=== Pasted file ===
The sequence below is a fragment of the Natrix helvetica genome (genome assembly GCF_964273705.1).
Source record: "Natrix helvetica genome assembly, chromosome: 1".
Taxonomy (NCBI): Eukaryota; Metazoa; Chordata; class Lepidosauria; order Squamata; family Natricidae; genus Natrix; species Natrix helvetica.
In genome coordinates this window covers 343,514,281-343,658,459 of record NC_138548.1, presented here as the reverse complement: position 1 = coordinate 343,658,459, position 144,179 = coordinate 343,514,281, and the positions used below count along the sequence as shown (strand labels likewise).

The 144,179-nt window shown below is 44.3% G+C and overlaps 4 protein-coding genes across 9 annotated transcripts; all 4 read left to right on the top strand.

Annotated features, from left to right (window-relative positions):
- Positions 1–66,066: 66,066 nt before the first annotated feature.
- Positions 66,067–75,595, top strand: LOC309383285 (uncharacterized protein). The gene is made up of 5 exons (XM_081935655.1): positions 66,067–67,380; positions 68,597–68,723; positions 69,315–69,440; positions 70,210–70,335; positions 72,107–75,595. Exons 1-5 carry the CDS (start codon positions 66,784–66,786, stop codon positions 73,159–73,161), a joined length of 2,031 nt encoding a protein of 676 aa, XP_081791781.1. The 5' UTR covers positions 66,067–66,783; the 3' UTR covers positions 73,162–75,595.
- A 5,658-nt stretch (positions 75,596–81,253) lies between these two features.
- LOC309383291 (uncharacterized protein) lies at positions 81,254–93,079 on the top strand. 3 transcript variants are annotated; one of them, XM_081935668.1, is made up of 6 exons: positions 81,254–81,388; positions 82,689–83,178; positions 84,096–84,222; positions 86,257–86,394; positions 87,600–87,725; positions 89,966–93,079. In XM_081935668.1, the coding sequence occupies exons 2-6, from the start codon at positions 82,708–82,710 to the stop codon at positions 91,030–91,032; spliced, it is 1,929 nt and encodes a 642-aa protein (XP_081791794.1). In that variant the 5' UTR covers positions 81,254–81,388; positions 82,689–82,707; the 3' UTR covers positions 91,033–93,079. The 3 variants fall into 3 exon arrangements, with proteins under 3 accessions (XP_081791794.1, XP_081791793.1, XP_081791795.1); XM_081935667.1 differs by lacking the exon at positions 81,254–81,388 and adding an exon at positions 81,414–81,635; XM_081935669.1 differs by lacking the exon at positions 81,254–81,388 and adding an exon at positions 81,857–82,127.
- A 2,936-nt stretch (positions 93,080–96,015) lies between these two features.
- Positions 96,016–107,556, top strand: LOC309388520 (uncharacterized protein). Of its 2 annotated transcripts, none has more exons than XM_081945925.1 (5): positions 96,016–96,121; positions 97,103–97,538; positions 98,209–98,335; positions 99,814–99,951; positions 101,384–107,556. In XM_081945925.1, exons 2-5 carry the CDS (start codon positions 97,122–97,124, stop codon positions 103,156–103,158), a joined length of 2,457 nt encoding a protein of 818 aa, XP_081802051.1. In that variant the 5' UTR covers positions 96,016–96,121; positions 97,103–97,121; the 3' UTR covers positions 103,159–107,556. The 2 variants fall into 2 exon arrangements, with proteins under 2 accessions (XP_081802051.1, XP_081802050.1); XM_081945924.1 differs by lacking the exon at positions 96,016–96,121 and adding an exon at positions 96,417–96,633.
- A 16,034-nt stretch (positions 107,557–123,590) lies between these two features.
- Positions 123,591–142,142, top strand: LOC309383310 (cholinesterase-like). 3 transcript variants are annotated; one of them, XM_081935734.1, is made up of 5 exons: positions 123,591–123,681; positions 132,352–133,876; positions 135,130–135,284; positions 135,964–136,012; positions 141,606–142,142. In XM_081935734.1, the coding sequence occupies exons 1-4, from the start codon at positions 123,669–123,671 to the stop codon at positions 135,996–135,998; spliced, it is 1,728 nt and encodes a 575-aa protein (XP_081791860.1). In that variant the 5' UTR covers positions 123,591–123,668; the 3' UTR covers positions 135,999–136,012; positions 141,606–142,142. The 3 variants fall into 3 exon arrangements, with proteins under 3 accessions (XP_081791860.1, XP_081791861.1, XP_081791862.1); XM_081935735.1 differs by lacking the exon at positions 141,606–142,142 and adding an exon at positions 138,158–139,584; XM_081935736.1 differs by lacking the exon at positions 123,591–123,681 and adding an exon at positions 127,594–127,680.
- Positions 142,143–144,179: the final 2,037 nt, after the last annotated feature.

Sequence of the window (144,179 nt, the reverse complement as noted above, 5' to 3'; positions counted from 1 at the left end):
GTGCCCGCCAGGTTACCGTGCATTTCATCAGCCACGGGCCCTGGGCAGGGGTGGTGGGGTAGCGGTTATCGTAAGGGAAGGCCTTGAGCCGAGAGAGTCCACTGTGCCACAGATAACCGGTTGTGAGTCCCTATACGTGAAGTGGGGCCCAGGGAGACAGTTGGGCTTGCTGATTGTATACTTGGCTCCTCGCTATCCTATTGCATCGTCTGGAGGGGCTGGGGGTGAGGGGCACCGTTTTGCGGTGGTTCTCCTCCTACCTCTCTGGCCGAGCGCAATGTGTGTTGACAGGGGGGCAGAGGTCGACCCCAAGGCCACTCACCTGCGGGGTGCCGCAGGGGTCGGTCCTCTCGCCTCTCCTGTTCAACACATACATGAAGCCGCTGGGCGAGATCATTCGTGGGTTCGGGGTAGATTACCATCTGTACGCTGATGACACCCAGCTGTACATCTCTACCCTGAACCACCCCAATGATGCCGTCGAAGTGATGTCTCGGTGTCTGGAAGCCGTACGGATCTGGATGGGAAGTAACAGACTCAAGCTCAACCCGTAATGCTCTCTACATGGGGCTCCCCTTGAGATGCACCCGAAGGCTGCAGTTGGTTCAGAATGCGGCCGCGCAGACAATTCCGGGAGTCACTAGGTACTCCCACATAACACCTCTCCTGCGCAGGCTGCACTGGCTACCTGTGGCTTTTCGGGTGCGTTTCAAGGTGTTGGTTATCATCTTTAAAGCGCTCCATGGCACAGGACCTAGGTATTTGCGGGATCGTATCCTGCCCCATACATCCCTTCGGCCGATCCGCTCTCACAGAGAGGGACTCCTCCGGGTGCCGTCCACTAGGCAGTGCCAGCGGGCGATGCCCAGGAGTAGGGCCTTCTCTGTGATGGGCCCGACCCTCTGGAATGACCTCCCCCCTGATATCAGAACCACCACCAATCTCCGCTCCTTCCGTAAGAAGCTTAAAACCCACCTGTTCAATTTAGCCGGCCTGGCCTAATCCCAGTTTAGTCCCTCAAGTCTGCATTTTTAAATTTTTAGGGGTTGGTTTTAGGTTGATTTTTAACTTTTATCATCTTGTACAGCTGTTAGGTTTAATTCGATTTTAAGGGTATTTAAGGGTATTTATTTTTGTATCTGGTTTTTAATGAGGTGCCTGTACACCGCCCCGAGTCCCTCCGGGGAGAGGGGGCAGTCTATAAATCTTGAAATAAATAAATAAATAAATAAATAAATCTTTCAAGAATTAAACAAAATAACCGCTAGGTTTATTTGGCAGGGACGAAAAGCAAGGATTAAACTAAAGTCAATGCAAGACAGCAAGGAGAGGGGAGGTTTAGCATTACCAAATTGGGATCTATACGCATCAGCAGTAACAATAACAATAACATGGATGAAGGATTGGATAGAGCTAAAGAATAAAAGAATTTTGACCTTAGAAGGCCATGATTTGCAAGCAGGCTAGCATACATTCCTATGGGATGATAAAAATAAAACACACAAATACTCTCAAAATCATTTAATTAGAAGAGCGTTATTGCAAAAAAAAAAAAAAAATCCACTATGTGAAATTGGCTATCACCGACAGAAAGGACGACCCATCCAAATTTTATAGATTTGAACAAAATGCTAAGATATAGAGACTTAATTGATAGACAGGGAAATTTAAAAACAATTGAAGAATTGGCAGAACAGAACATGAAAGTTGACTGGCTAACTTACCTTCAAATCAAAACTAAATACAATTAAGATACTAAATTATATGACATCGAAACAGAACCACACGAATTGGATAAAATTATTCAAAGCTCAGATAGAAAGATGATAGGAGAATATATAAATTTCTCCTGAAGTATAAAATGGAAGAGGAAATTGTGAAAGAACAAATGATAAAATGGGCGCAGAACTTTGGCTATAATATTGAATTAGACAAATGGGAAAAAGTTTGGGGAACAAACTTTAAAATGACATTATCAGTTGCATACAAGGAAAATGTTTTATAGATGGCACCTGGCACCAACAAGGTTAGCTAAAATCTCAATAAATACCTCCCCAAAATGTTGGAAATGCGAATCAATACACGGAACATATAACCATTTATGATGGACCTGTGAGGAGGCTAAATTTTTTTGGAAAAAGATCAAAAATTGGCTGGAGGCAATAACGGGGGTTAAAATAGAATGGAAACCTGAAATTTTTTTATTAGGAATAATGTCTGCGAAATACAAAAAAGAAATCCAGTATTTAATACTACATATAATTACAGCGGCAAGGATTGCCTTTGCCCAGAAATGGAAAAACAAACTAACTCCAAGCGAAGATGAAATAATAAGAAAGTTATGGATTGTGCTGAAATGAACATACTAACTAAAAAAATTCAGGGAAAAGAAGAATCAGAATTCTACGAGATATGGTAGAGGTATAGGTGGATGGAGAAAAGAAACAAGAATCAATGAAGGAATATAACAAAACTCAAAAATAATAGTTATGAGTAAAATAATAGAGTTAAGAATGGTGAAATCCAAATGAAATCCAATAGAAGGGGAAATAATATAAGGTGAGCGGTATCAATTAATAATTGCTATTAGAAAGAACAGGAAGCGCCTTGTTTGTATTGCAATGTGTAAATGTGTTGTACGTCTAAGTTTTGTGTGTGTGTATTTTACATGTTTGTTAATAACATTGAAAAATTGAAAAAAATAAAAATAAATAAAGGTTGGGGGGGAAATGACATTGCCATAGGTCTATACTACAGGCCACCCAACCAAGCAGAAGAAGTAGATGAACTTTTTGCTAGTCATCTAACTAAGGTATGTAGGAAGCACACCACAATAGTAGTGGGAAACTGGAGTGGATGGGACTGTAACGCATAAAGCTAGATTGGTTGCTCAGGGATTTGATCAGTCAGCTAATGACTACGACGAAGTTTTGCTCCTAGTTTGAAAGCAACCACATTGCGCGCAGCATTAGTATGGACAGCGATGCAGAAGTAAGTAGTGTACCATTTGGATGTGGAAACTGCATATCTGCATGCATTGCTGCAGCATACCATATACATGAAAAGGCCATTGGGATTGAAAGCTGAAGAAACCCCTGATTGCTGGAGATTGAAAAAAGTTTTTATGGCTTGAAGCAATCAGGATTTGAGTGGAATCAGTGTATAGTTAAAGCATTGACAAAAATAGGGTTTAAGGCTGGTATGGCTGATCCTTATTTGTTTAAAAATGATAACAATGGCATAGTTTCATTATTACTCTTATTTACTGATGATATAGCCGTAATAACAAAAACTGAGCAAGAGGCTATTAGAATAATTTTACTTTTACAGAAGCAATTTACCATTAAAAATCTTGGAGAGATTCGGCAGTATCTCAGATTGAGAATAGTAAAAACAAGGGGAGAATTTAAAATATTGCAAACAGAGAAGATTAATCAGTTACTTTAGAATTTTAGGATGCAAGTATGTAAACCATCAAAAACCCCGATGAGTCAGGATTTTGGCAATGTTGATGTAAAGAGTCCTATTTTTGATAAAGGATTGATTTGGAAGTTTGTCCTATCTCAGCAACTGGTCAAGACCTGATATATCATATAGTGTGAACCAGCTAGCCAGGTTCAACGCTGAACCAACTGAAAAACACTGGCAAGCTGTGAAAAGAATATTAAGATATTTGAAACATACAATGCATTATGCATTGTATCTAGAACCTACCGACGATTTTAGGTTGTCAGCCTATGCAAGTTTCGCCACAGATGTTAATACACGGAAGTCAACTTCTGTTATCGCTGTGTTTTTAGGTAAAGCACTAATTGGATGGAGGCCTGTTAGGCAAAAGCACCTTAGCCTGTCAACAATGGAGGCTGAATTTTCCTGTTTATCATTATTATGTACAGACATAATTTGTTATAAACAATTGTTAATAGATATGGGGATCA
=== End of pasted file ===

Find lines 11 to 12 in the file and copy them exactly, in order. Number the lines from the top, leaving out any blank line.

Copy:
- A 2,936-nt stretch (positions 93,080–96,015) lies between these two features.
- Positions 96,016–107,556, top strand: LOC309388520 (uncharacterized protein). Of its 2 annotated transcripts, none has more exons than XM_081945925.1 (5): positions 96,016–96,121; positions 97,103–97,538; positions 98,209–98,335; positions 99,814–99,951; positions 101,384–107,556. In XM_081945925.1, exons 2-5 carry the CDS (start codon positions 97,122–97,124, stop codon positions 103,156–103,158), a joined length of 2,457 nt encoding a protein of 818 aa, XP_081802051.1. In that variant the 5' UTR covers positions 96,016–96,121; positions 97,103–97,121; the 3' UTR covers positions 103,159–107,556. The 2 variants fall into 2 exon arrangements, with proteins under 2 accessions (XP_081802051.1, XP_081802050.1); XM_081945924.1 differs by lacking the exon at positions 96,016–96,121 and adding an exon at positions 96,417–96,633.